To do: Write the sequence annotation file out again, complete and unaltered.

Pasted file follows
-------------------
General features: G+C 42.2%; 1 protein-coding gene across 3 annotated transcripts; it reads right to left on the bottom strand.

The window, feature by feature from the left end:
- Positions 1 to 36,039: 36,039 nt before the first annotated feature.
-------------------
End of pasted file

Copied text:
General features: G+C 42.2%; 1 protein-coding gene across 3 annotated transcripts; it reads right to left on the bottom strand.

The window, feature by feature from the left end:
- Positions 1 to 36,039: 36,039 nt before the first annotated feature.